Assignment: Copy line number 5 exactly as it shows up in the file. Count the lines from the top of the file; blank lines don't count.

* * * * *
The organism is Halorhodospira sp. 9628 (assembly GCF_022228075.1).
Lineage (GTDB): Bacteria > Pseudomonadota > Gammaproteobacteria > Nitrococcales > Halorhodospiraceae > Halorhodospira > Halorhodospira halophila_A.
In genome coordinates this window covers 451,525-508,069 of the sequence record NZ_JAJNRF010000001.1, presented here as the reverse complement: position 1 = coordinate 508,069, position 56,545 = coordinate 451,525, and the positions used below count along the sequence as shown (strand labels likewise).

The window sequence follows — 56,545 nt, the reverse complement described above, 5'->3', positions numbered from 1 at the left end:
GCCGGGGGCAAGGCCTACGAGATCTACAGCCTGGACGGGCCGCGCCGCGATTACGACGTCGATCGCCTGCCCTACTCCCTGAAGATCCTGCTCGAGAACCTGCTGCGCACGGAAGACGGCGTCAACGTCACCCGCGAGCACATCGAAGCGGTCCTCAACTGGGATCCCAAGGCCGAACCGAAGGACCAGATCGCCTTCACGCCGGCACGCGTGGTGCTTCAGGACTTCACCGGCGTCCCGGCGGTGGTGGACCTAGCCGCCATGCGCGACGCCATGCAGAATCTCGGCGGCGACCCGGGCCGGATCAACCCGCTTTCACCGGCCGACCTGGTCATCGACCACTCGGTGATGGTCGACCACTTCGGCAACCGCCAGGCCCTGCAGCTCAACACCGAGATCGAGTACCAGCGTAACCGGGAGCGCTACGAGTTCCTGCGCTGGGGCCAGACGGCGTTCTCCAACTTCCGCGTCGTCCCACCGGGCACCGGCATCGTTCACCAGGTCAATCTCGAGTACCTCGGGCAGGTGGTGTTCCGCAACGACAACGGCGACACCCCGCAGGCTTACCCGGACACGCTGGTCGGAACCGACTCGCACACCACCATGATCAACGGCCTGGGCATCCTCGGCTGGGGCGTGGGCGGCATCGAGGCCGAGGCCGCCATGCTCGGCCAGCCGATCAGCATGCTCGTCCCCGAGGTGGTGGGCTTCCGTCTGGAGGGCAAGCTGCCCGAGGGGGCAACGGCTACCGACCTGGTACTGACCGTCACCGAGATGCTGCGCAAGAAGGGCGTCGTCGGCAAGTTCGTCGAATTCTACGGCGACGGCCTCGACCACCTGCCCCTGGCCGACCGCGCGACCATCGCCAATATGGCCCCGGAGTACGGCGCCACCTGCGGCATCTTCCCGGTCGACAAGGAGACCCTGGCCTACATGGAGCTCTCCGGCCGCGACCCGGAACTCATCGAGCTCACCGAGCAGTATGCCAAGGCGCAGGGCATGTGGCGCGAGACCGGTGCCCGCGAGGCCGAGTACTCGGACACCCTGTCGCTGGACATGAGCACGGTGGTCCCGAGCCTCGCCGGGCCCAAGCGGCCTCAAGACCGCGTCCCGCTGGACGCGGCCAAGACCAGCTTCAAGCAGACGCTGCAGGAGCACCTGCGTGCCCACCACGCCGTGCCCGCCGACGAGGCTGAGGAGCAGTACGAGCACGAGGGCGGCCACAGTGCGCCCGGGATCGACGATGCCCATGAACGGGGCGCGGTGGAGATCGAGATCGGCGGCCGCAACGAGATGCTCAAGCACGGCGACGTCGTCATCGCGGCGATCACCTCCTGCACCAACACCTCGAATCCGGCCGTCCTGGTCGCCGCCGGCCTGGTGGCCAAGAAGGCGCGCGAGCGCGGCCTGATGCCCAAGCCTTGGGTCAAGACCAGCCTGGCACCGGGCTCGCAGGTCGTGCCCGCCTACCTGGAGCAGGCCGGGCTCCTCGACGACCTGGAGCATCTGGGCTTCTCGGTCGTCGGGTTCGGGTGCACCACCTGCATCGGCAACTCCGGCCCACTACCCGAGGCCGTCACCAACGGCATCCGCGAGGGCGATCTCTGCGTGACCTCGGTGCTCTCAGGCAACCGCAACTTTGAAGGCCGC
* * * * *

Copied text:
GCCGGGGGCAAGGCCTACGAGATCTACAGCCTGGACGGGCCGCGCCGCGATTACGACGTCGATCGCCTGCCCTACTCCCTGAAGATCCTGCTCGAGAACCTGCTGCGCACGGAAGACGGCGTCAACGTCACCCGCGAGCACATCGAAGCGGTCCTCAACTGGGATCCCAAGGCCGAACCGAAGGACCAGATCGCCTTCACGCCGGCACGCGTGGTGCTTCAGGACTTCACCGGCGTCCCGGCGGTGGTGGACCTAGCCGCCATGCGCGACGCCATGCAGAATCTCGGCGGCGACCCGGGCCGGATCAACCCGCTTTCACCGGCCGACCTGGTCATCGACCACTCGGTGATGGTCGACCACTTCGGCAACCGCCAGGCCCTGCAGCTCAACACCGAGATCGAGTACCAGCGTAACCGGGAGCGCTACGAGTTCCTGCGCTGGGGCCAGACGGCGTTCTCCAACTTCCGCGTCGTCCCACCGGGCACCGGCATCGTTCACCAGGTCAATCTCGAGTACCTCGGGCAGGTGGTGTTCCGCAACGACAACGGCGACACCCCGCAGGCTTACCCGGACACGCTGGTCGGAACCGACTCGCACACCACCATGATCAACGGCCTGGGCATCCTCGGCTGGGGCGTGGGCGGCATCGAGGCCGAGGCCGCCATGCTCGGCCAGCCGATCAGCATGCTCGTCCCCGAGGTGGTGGGCTTCCGTCTGGAGGGCAAGCTGCCCGAGGGGGCAACGGCTACCGACCTGGTACTGACCGTCACCGAGATGCTGCGCAAGAAGGGCGTCGTCGGCAAGTTCGTCGAATTCTACGGCGACGGCCTCGACCACCTGCCCCTGGCCGACCGCGCGACCATCGCCAATATGGCCCCGGAGTACGGCGCCACCTGCGGCATCTTCCCGGTCGACAAGGAGACCCTGGCCTACATGGAGCTCTCCGGCCGCGACCCGGAACTCATCGAGCTCACCGAGCAGTATGCCAAGGCGCAGGGCATGTGGCGCGAGACCGGTGCCCGCGAGGCCGAGTACTCGGACACCCTGTCGCTGGACATGAGCACGGTGGTCCCGAGCCTCGCCGGGCCCAAGCGGCCTCAAGACCGCGTCCCGCTGGACGCGGCCAAGACCAGCTTCAAGCAGACGCTGCAGGAGCACCTGCGTGCCCACCACGCCGTGCCCGCCGACGAGGCTGAGGAGCAGTACGAGCACGAGGGCGGCCACAGTGCGCCCGGGATCGACGATGCCCATGAACGGGGCGCGGTGGAGATCGAGATCGGCGGCCGCAACGAGATGCTCAAGCACGGCGACGTCGTCATCGCGGCGATCACCTCCTGCACCAACACCTCGAATCCGGCCGTCCTGGTCGCCGCCGGCCTGGTGGCCAAGAAGGCGCGCGAGCGCGGCCTGATGCCCAAGCCTTGGGTCAAGACCAGCCTGGCACCGGGCTCGCAGGTCGTGCCCGCCTACCTGGAGCAGGCCGGGCTCCTCGACGACCTGGAGCATCTGGGCTTCTCGGTCGTCGGGTTCGGGTGCACCACCTGCATCGGCAACTCCGGCCCACTACCCGAGGCCGTCACCAACGGCATCCGCGAGGGCGATCTCTGCGTGACCTCGGTGCTCTCAGGCAACCGCAACTTTGAAGGCCGC